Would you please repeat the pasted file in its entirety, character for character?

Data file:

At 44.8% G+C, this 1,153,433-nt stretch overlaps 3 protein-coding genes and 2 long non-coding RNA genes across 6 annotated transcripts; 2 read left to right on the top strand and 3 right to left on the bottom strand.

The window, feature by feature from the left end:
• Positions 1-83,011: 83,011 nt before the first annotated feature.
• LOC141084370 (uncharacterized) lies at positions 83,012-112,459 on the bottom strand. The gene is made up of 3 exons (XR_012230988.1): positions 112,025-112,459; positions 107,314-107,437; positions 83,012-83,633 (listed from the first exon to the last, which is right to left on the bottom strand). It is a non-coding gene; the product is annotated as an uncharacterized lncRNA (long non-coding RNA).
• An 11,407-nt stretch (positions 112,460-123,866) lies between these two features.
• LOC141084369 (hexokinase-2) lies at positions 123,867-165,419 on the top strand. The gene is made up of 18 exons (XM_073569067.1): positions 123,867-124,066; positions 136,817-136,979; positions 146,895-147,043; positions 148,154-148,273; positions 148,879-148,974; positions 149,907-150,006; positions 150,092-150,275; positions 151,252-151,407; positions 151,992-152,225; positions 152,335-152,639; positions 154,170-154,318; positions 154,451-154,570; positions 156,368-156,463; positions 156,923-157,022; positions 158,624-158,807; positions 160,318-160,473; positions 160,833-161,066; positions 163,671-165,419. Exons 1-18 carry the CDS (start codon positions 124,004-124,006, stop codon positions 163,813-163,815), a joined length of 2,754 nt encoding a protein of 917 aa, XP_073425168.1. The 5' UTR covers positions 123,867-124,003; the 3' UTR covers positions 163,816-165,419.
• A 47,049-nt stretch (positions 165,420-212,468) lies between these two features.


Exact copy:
At 44.8% G+C, this 1,153,433-nt stretch overlaps 3 protein-coding genes and 2 long non-coding RNA genes across 6 annotated transcripts; 2 read left to right on the top strand and 3 right to left on the bottom strand.

The window, feature by feature from the left end:
• Positions 1-83,011: 83,011 nt before the first annotated feature.
• LOC141084370 (uncharacterized) lies at positions 83,012-112,459 on the bottom strand. The gene is made up of 3 exons (XR_012230988.1): positions 112,025-112,459; positions 107,314-107,437; positions 83,012-83,633 (listed from the first exon to the last, which is right to left on the bottom strand). It is a non-coding gene; the product is annotated as an uncharacterized lncRNA (long non-coding RNA).
• An 11,407-nt stretch (positions 112,460-123,866) lies between these two features.
• LOC141084369 (hexokinase-2) lies at positions 123,867-165,419 on the top strand. The gene is made up of 18 exons (XM_073569067.1): positions 123,867-124,066; positions 136,817-136,979; positions 146,895-147,043; positions 148,154-148,273; positions 148,879-148,974; positions 149,907-150,006; positions 150,092-150,275; positions 151,252-151,407; positions 151,992-152,225; positions 152,335-152,639; positions 154,170-154,318; positions 154,451-154,570; positions 156,368-156,463; positions 156,923-157,022; positions 158,624-158,807; positions 160,318-160,473; positions 160,833-161,066; positions 163,671-165,419. Exons 1-18 carry the CDS (start codon positions 124,004-124,006, stop codon positions 163,813-163,815), a joined length of 2,754 nt encoding a protein of 917 aa, XP_073425168.1. The 5' UTR covers positions 123,867-124,003; the 3' UTR covers positions 163,816-165,419.
• A 47,049-nt stretch (positions 165,420-212,468) lies between these two features.